SAFETYLIT WEEKLY UPDATE

We compile citations and summaries of about 400 new articles every week.
Email Signup | RSS Feed

HELP: Tutorials | FAQ
CONTACT US: Contact info

Search Results

Journal Article

Citation

Kasen S, Chen H. Soc. Psychiatry Psychiatr. Epidemiol. 2019; ePub(ePub): ePub.

Affiliation

Department of Epidemiology and Biostatistics, College of Public Health, University of South Florida, Tampa, FLA, USA.

Copyright

(Copyright © 2019, Holtzbrinck Springer Nature Publishing Group)

DOI

10.1007/s00127-019-01772-0

PMID

31501909

Abstract

PURPOSE: Adolescent suicide ideation (SI) often portends more grievous suicidal behavior; yet, long-term studies of what risk factors predict SI are limited. We employ a multi-wave longitudinal design to investigate the impact of earlier social contexts on change in SI.

METHOD: A community sample of 748 youths drawn from the Children in the Community (CIC) study was first assessed with the CIC Youth SI Scale at mean age 13.7 (range 9-18) (baseline) and in two follow-ups over 10 years. GEE Poisson Regression was used to estimate SI between ages 10 and 25 (intercept set at age midpoint of 17), and to examine associations between baseline measures of parent, peer, and school social contexts and subsequent change in SI. Analyses were controlled for demographic characteristics and known risks for SI: sexual or physical abuse before age 18 (obtained by official reports) and major depressive disorder (MDD, diagnosed by psychiatric interview at baseline and follow-ups).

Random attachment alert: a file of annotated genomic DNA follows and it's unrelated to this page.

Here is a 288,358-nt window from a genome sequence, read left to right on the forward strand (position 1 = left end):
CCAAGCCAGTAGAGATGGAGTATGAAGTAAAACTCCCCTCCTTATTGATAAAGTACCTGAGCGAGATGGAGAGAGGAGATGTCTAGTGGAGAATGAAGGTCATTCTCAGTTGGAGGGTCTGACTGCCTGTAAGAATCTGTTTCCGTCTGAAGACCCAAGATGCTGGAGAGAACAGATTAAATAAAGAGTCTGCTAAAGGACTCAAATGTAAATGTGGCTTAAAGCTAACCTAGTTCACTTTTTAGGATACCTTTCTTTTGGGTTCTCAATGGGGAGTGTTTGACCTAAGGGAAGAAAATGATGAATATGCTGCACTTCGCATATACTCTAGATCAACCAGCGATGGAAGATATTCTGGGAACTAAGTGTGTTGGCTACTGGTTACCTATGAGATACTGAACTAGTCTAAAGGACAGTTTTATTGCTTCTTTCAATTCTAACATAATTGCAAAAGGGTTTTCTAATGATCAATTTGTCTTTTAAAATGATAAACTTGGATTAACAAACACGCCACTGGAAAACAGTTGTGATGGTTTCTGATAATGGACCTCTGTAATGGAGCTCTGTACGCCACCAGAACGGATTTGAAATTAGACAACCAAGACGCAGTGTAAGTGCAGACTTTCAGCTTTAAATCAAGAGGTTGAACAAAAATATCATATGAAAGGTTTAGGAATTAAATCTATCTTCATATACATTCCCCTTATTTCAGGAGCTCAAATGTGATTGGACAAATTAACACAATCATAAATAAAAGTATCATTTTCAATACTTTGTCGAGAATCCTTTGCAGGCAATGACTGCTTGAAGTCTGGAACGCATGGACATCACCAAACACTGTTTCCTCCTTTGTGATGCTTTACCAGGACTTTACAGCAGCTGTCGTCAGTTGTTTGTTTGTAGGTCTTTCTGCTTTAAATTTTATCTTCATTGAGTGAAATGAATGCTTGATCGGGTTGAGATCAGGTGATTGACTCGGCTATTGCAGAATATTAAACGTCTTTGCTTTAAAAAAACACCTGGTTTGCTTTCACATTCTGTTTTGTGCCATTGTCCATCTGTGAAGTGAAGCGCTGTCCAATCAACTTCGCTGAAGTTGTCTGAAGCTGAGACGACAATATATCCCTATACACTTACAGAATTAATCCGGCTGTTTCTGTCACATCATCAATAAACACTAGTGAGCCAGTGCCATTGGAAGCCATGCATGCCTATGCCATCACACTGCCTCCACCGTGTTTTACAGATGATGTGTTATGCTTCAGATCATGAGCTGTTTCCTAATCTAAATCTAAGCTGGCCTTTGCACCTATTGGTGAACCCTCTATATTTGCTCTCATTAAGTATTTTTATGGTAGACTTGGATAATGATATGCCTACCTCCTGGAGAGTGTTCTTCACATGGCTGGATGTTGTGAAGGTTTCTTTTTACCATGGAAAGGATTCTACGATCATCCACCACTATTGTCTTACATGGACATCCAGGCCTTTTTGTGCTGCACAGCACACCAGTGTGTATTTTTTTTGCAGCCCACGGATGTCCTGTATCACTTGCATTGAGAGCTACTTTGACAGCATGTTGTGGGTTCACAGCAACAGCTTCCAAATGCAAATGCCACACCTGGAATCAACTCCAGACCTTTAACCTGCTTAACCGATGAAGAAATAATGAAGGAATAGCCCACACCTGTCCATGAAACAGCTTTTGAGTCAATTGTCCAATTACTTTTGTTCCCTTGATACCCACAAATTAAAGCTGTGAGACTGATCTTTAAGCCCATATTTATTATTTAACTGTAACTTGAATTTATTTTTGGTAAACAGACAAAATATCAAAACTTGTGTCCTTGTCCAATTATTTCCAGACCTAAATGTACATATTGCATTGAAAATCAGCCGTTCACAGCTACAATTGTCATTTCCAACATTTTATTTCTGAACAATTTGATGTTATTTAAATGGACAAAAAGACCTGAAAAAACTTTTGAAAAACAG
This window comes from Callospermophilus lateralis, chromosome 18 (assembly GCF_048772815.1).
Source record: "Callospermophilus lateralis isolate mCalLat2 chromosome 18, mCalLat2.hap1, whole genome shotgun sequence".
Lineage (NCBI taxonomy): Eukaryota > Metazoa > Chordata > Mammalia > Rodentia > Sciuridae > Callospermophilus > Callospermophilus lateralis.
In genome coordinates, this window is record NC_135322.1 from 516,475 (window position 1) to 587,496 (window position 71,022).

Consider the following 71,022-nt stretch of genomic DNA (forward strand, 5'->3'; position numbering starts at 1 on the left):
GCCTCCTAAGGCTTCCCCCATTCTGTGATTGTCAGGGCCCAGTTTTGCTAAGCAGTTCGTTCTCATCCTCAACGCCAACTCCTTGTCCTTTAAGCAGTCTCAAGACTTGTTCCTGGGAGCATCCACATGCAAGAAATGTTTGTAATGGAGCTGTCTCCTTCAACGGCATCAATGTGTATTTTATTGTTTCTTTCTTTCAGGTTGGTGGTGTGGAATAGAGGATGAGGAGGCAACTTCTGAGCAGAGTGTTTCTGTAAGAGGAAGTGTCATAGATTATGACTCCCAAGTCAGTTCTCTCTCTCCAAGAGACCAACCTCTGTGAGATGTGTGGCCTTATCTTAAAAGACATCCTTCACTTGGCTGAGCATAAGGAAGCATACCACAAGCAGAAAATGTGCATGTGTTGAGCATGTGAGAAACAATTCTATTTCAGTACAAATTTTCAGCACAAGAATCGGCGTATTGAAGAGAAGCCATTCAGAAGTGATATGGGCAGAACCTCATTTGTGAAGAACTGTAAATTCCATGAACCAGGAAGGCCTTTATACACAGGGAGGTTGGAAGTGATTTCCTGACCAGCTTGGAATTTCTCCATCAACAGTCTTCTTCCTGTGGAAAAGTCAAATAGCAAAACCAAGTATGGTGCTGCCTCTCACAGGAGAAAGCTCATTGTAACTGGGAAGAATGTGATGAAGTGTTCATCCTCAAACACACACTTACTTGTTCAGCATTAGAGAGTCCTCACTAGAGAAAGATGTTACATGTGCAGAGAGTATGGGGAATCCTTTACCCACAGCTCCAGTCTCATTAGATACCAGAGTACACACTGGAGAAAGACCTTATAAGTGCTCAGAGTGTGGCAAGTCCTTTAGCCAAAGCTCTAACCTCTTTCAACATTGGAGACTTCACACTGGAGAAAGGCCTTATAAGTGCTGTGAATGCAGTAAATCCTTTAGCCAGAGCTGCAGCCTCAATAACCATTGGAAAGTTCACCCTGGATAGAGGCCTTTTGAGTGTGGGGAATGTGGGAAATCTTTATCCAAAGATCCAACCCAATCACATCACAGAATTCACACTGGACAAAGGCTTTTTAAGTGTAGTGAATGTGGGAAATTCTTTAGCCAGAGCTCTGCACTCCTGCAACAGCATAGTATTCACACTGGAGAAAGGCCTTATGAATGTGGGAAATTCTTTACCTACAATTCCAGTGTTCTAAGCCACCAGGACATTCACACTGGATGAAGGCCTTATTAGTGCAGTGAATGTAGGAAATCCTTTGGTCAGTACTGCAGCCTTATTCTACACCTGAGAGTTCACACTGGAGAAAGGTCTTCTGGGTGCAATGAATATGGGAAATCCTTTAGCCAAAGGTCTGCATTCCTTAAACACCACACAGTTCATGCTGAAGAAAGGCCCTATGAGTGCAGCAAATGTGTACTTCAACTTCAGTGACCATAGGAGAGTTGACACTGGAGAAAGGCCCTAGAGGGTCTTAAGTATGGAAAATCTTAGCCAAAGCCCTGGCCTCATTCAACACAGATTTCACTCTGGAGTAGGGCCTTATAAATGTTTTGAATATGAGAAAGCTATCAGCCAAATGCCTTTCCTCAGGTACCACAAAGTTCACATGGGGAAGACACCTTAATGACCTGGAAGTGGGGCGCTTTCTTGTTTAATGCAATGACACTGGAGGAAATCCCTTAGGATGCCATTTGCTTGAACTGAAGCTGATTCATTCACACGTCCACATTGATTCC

RESULTS: SI declined significantly by age 17 with greater mother affection (β = - 0.091, SE = 0.037), peer friendship quality (β = - 0.115, SE = 0.034), peer social support (β = - 0.116, SE = 0.042), and school engagement (β = - 0.083, SE = 0.045, trend), but increased significantly with more parent punishment (β = 0.143, SE = 0.045) and school conflict (β = 0.168, SE = 0.042). SI associations with sexual or physical abuse (β = 0.299, SE = 0.137) and MDD (β = 0.777, SE = 0.130) were independent of other effects.

CONCLUSIONS: Earlier social contexts influence change in SI independent of each other and of known risks for SI in community youths, and may be a resource for intervention efforts to deter future SI.


Language: en

Keywords

Adolescents; Community sample; Longitudinal; Social context; Suicide ideation

NEW SEARCH


All SafetyLit records are available for automatic download to Zotero & Mendeley
Print